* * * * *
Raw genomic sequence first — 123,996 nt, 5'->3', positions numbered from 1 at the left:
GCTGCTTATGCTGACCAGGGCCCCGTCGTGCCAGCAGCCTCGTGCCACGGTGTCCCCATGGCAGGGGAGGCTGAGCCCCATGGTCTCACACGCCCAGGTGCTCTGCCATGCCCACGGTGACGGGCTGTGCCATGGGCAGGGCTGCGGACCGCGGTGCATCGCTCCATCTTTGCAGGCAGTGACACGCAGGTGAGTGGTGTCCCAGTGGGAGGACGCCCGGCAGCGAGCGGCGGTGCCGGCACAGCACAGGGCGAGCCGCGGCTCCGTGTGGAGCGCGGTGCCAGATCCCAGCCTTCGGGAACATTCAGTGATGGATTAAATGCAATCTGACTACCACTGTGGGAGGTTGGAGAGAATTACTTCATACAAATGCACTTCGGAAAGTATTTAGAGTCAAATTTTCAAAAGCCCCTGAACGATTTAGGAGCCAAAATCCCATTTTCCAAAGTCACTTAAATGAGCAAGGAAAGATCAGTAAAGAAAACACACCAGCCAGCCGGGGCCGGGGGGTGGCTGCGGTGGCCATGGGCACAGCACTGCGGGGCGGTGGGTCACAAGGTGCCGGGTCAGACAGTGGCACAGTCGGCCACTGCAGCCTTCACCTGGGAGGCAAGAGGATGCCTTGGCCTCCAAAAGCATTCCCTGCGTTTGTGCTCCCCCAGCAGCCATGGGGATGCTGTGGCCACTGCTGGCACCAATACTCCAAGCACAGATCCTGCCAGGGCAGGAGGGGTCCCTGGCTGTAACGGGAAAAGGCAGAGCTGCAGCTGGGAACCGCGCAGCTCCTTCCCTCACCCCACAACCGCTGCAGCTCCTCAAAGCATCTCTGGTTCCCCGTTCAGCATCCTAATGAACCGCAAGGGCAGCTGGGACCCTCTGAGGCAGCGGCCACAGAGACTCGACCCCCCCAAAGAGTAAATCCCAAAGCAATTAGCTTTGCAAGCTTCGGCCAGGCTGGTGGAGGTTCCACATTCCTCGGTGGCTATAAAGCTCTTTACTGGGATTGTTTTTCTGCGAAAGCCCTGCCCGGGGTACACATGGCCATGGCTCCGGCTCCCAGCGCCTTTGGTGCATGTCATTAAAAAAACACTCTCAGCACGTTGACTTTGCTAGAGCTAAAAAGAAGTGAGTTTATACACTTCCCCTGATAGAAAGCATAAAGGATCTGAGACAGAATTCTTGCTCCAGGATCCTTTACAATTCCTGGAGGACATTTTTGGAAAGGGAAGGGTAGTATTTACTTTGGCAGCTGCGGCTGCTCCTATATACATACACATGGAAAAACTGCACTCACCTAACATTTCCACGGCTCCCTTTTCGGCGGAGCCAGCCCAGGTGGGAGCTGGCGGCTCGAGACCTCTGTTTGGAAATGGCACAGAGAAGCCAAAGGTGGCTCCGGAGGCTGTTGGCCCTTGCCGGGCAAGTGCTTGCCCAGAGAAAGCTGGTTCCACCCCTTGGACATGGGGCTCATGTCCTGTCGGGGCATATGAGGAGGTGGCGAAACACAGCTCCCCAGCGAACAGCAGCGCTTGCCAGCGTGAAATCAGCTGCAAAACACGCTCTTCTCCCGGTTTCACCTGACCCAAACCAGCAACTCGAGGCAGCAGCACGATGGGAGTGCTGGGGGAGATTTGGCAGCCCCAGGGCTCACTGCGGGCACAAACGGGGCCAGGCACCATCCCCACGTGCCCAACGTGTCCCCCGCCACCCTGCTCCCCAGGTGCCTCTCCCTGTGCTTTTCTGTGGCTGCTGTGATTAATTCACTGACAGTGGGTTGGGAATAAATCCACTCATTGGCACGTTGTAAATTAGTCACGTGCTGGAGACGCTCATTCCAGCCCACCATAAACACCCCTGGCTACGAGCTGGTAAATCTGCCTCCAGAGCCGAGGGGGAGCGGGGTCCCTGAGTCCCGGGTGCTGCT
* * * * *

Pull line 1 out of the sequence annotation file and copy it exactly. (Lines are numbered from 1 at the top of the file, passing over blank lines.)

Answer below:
Raw genomic sequence first — 123,996 nt, 5'->3', positions numbered from 1 at the left: